I'll go as far as to guess that Pride is more readily noticed by others than it is by the offender. That makes it an interesting case -- how can a proud man speak highly of himself when he cannot realize the level of pride that he utilizes?
Envy - Doesn't Envy imply Pride to begin with? After all, it's difficult to be envious of someone else without envisioning the fact that you're superior to him or her in some way.
Or better yet, is it possible to be envious without being proud? Or maybe we just act envious without realizing that we're giving in to our very own pride. Hmmm.
Wrath - Everybody gets angry, I suppose. Some of us will quake and seethe but don't really do anything about it, while some of us will let loose with the most violent means of retribution possible. Does Wrath cover both these extremes? I'd say yes.
Historically, I've found that angry people will fall into two segments: those who place an emotional investment in anger, and those who play it cool the whole time. The emotional people will shout, scream and release their general vituperations for a while, but will gradually settle down on the matter. The cool ones will look perfectly normal on the surface, and yet will loose their not-so-pleasant responses from a distance where they would be impossible to reach. I've always made it a point to watch out for the latter -- they're a lot more dangerous.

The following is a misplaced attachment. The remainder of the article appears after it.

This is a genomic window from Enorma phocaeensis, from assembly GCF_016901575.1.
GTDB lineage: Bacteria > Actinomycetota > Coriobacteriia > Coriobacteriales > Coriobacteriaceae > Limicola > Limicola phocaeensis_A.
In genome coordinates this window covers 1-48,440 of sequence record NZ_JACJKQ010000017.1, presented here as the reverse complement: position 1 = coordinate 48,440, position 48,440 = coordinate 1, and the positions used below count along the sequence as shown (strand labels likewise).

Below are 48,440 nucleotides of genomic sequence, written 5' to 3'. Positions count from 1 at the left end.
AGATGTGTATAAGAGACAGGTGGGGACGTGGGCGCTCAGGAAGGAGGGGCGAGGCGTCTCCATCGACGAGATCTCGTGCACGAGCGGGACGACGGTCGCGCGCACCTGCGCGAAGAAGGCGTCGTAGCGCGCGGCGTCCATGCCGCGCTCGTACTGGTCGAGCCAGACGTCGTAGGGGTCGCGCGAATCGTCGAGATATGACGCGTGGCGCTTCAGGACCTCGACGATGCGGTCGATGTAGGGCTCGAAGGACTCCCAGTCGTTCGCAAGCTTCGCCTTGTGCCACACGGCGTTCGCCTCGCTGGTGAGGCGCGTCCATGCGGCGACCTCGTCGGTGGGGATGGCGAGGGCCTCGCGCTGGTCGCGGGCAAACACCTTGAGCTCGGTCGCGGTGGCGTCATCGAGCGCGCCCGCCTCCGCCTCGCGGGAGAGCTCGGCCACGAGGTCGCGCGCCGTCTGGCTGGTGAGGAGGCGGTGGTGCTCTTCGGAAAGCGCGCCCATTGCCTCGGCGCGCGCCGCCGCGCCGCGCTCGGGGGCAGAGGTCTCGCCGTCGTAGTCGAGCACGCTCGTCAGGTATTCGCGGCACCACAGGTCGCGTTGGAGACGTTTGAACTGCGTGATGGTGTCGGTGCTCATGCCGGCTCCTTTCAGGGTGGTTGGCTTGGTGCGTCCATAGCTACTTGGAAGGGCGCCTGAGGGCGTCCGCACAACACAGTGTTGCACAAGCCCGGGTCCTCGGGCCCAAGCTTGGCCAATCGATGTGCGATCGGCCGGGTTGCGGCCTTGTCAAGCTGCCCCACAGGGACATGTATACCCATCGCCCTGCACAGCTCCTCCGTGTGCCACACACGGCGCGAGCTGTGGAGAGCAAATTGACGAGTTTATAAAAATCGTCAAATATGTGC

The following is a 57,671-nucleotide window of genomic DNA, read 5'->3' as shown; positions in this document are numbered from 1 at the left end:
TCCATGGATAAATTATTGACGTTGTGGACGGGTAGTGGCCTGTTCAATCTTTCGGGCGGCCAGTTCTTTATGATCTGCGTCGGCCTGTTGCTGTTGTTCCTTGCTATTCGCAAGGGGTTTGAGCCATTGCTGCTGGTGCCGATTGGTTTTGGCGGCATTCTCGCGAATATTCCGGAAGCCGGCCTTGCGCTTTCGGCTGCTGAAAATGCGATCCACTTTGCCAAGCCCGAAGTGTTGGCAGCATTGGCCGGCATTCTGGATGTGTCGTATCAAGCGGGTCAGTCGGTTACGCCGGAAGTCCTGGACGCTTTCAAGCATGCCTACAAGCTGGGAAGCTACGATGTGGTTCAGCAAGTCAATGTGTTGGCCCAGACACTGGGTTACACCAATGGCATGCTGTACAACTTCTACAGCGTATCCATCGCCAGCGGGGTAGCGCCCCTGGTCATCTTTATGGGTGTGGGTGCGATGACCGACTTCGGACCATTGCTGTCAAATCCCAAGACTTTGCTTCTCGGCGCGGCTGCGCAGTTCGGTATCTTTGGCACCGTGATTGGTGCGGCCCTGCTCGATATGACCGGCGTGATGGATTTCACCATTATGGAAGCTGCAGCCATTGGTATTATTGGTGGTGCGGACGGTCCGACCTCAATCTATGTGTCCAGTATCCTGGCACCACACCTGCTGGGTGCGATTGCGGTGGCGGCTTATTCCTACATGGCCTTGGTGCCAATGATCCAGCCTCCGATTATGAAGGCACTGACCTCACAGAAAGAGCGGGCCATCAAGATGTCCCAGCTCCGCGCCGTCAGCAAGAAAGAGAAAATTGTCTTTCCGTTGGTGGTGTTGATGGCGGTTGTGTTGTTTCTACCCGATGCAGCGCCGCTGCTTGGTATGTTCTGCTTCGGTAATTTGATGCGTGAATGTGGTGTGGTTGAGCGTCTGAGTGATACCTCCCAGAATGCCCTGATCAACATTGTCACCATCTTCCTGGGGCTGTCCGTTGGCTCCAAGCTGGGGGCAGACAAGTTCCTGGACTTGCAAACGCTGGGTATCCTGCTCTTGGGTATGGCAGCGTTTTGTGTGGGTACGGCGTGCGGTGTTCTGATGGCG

All in all, the Seven Deadly Sins represent plenty of what we like to see in a collective concept: they're far-ranging, attractively numbered, and extremely open to interpretation. Their best quality, however, probably lies in an empathic point of view.
Chances are that you probably attributed at least one or more of these Seven Sins to yourself; Heck, I know that I have. I feel that it is therefore fairly easy for anyone to identify with any representation of the Seven Deadly Sins, simply because they tread on familiar territory. We've probably been there, in one way or another.
Sometimes, though, I wonder if there is any collective concept out there that has a good connotation. I mean, is there a "Seven Saintly Acts" or something like that? And for that matter, why aren't we using them much?
Maybe there's just something about sin that catches the eye. But, much as I'd like to go over villainy once again, I'll just stick to the technicalities of collective concepts this time. :)